One of the most important tasks for physicians treating a patient who has experienced a first unprovoked pulmonary embolism is determining how long the patient must remain on oral anticoagulants.
One of the most important tasks for physicians treating a patient who has experienced a first unprovoked pulmonary embolism is determining how long the patient must remain on oral anticoagulants, according to a presentation Wednesday at CHEST 2013, the annual conference of the American College of Chest Physicians.
“The physician should always perform a prompt review of the patient’s total risk profile, and find the point where the risk of recurrence crosses the risk of bleeding,” said Lisa Moores, MD, associate dean for student affairs at the the Uniformed Services University for the Health Sciences in Bethesda, Maryland.
Moores’ presentation, “Duration of Anticoagulation in VTE: The Patient Has a Say,” focused on events that were not provoked by circumstances such as surgery, bed-bound hospitalization, lengthy air travel, pregnancy, or oral contraceptives.
The task of balancing the competing primary outcomes, bleeding and recurrent PE, while challenging, has been made easier by research published in the literature in recent years,as researchers have identified a number of risk factors to make the decision easier, Moores said.
According to one study by Rodgers et al. published in Blood Reviews in 2010, 1.6% of patients would die from recurrent embolism in eight years of follow-up, while between 0.9 and 2.4% of patients would die from a major bleed over the same period of time.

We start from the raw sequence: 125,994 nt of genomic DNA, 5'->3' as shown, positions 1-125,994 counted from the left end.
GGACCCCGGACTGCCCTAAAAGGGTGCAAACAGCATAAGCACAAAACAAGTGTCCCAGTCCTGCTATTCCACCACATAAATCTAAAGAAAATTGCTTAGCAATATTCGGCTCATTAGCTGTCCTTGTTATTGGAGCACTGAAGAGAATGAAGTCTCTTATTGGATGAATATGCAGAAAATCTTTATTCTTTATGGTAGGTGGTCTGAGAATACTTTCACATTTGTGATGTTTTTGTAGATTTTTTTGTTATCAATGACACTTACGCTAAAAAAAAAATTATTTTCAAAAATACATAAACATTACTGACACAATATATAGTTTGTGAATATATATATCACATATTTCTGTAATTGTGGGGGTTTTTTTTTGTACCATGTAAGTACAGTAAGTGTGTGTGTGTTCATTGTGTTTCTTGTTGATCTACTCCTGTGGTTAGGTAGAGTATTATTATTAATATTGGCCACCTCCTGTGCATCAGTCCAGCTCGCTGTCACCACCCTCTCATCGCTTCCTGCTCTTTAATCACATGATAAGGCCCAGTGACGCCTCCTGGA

Therefore, high-risk patients should remain on oral anticoagulants, while three months treatmet may suffice for those with a lesser risk, said Moores, who explained that treatment for six or 12 months is any more effective at preventing recurrence than treatment for three months, Moores said.
In the same article, Rodgers identified a number of measures to identify patients with more than 3% annual risk of recurrence, including abnormal measurements of the blood clot fragment D-dimer and residual thrombosis. Patients with proximal deep vein thrombosis were also twice as likely as those with distal thrombosis to have a recurrent event, Moores noted.
“Many newer studies have gotten into the habit of measuring a patient’s D-dimer level before stopping therapy, so as not to put the patient at risk,” she added. A systematic review of seven studies, including 1,888 patients, found that those with abnormal levels of D-dimer had an 8.9% annual risk of recurrence, compared to 3.5% in those without, according to Moores.
Another study, which looked at 600 patients in Canada, found that no combination of factors could predict which men would have less than 3% risk of annual recurrence, while in women, factors such as age, D-dimer, and the ‘HER’ factors (standing for hyper-pigmentation, edema, and redness of leg) were predictive factors, Moores explained. Those women with one or fewer risk factors had a 1.6% annual risk of occurrence, while those with two or more risk factors has an annual risk of recurrence of 14.1%, she added, noting that according to this formula, 52% of women with a first unprovoked pulmonary embolism were classified in the low risk group.